According to the National Institutes of Health, viral infections cause most sore throats, usually triggered by the common cold or flu.
Antibiotics, of course, don’t work against viruses and therefore can’t soothe the throat, but there are several options you can try.
Make some noise.
Gargling with salt water may seem like an old wives’ tale, but experts say it can be very effective way to ease a sore throat. A 2016 study found that rinsing with saline (salt water) helped heal wounds.
Salt draws up moisture and can prevent bacteria from growing; that’s why it was used for centuries to cure meat.
Try gargling at least once an hour with 1 teaspoon of salt in an 8-ounce glass of warm water. Gargling more often with salt water is just fine, but don’t add more salt. It can dehydrate and, if the throat membranes are too dry, make the pain worse.
Adding baking soda to the salt mixture is another popular recommendation. Baking soda neutralizes acid and inhibits the growth of yeast.
The American Cancer Society, which recommends this for cancer patients experiencing mouth or throat pain, suggests mixing a quarter-teaspoon of baking soda and an eighth of a teaspoon of salt into 1 cup of warm water. As with salt, gargle, but don’t swallow; too much soda can cause stomach issues.
If you can’t stand salt or soda water, try plain, but keep gargling. One 2005 study split 387 healthy volunteers into three groups and asked the first to gargle three times a day with iodine-laced water and the second with plain water. The third group didn’t gargle at all.
At the end of 60 days, the group that gargled with plain water was 36% less likely to get sick.
Stay hydrated to thin mucus secretions and soothe your irritated throat. Hot liquids such as tea and broth are good choices, because the warmth soothes pain. Broth-based chicken soup even has a tiny bit of science behind it.
One study in a lab Petri dish found that chicken soup has anti-inflammatory effects, while another study of 15 people found that grandma’s favorite remedy was better than hot or cold water at reducing mucus. A drainage of mucus, called post-nasal drip, is another common cause of sore throats.
Drinking very cold ice water or sucking on something cold may seem counterintuitive, but cold can numb the throat. But don’t choose cold orange juice or other acid-based liquids; they will only intensify the pain.
You can also keep the throat moist by sucking on a piece of hard candy or, better yet, a medicated lozenge. The medicated lozenge will probably contain menthol or benzocaine, which have a numbing effect.
Add honey or herbs.
Adding honey to your tea or other hot liquid may also help. Honey has known antimicrobial properties, which speed healing. Studies in children have shown that honey is better than popular over-the-counter cough suppressants and Benadryl for reducing nighttime coughs and sleeping problems.
Chamomile tea is a popular natural remedy due to its anti-inflammatory, antioxidant and mild astringent qualities. It also has sedating effects and is often used as an anti-anxiety and sleep aid.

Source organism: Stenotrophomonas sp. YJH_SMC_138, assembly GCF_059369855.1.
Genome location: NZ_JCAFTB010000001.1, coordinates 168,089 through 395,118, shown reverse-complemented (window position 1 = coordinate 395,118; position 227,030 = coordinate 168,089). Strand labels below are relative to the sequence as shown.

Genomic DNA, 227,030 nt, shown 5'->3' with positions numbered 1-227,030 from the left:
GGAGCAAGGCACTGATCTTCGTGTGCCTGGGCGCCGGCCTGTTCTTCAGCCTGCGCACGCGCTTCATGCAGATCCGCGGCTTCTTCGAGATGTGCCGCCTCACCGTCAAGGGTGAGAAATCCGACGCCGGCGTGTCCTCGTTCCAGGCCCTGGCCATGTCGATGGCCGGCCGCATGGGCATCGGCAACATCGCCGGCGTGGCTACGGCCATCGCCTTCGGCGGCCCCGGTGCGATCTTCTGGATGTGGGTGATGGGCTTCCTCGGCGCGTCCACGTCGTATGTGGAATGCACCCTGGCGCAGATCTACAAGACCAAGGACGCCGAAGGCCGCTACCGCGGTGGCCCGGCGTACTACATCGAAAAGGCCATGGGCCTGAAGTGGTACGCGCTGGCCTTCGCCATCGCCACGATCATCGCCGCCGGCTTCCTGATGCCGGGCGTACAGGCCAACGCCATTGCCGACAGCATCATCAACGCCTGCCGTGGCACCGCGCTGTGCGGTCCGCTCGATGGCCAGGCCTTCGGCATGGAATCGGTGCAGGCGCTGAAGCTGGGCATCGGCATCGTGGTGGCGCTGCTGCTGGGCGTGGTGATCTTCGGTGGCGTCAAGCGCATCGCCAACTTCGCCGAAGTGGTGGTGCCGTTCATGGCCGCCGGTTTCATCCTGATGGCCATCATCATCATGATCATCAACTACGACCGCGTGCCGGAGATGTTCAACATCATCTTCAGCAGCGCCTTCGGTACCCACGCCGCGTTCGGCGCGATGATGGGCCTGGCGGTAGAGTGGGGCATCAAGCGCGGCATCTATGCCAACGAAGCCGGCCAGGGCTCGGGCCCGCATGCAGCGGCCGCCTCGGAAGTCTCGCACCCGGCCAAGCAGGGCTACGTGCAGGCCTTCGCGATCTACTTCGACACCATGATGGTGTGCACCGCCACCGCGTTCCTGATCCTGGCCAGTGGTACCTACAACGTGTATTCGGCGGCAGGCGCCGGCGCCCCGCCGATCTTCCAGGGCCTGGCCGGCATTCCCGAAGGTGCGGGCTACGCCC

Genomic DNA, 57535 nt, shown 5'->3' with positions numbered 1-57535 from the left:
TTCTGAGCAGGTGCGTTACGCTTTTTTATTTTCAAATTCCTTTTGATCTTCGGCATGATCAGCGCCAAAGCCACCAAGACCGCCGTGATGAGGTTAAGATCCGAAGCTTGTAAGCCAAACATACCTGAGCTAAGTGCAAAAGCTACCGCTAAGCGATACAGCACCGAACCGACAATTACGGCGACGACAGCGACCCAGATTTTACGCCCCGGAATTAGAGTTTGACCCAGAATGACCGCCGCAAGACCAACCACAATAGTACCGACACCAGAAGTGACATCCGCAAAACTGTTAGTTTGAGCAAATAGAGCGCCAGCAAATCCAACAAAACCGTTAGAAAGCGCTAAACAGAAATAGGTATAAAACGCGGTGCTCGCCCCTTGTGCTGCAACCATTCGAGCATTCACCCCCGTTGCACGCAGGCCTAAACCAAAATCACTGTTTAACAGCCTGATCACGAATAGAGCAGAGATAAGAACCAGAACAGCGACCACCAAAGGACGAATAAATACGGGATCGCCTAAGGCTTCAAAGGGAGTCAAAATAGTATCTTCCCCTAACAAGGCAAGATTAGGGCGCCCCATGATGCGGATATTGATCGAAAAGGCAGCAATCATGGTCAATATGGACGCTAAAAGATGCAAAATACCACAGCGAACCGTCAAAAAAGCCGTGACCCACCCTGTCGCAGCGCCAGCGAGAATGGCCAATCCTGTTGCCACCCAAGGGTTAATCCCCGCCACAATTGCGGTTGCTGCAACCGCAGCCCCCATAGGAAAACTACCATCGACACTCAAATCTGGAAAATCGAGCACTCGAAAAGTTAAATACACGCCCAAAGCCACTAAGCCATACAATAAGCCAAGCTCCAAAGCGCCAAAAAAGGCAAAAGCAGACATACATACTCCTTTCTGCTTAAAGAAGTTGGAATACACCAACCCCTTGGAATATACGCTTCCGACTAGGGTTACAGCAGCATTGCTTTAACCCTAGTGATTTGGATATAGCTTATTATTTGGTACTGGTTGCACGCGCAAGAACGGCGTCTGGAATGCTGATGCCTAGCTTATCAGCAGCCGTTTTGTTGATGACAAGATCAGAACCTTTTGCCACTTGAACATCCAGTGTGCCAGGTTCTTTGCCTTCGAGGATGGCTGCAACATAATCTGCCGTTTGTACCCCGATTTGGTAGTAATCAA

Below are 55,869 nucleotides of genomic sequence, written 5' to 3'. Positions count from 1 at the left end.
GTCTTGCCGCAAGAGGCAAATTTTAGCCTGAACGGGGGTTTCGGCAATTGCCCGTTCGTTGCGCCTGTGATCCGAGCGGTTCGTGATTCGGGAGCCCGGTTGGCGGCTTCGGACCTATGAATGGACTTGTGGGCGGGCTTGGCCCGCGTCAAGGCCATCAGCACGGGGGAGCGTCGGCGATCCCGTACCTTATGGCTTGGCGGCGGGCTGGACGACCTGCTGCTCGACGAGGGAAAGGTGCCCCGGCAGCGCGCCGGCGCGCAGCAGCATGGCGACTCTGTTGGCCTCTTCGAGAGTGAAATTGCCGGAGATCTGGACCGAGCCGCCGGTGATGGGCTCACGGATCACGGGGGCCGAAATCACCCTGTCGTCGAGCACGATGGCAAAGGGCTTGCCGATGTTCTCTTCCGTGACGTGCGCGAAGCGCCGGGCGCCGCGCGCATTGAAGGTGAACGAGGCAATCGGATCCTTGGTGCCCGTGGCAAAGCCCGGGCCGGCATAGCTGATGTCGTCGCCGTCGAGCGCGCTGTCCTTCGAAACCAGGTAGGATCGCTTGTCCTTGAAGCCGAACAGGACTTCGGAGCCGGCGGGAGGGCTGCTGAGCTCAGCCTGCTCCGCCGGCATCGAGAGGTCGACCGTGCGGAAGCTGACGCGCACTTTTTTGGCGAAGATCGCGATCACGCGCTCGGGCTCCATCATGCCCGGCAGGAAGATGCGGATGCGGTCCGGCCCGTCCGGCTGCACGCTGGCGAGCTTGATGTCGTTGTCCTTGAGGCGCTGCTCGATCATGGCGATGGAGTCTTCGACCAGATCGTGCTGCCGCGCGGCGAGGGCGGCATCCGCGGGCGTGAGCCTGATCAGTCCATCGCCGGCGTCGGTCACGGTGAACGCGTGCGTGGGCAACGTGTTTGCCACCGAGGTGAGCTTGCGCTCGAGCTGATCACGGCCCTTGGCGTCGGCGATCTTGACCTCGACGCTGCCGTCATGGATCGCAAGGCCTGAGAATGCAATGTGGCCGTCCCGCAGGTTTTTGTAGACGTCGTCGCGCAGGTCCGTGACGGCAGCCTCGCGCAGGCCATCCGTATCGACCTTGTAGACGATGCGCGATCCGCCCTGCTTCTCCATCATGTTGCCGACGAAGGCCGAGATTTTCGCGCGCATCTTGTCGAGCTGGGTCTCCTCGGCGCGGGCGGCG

A 1990 study found that inhaling steam with chamomile extract eased common cold symptoms, but experts say further research is needed to confirm those findings.
Peppermint tea is also said to be helpful for sore throats, due to its similarity to menthol. But there’s little science behind those claims. Peppermint has mostly been studied as a treatment for irritable bowel syndrome.
You’ll also find suggestions on the internet to use apple cider vinegar to treat a sore throat, probably because of its antimicrobial characteristics. But the level of acid in vinegar is high — about the same as stomach acid — and might irritate rather than soothe.
Know the danger signs.
If your sore throat is severe, meaning extremely painful, and is accompanied by a fever or swollen glands, you might have a bacterial infection and should see a doctor. The most common bacterial throat infection is strep throat, caused by group A streptococcus bacteria.
It’s highly contagious and can spread through a home or school quickly. Though adults certainly get strep, children between 5 and 15 are the most likely to develop strep and pass it along to family members.
To diagnose strep, your doctor will do a throat swab and, if positive for streptococcus, start you on a round of antibiotics, which you should finish. Don’t rush back to work or school; you’ll remain contagious for at least 24 hours after beginning the medication.
It’s also important to treat strep because a lingering infection can lead to middle ear infections, kidney inflammation, scarlet fever and even toxic shock syndrome.
There’s even a bizarre reaction that can happen in children with strep, called PANDAS, or Pediatric Autoimmune Neuropsychiatric Disorders Associated with Streptococcal infections.
Overnight, children will begin to exhibit obsessive-compulsive behavior, tics and severe tantrums that seem psychotic as their antibodies attack their brains and not the bacteria. Immediate treatment with antibiotics is key to preventing long-term damage.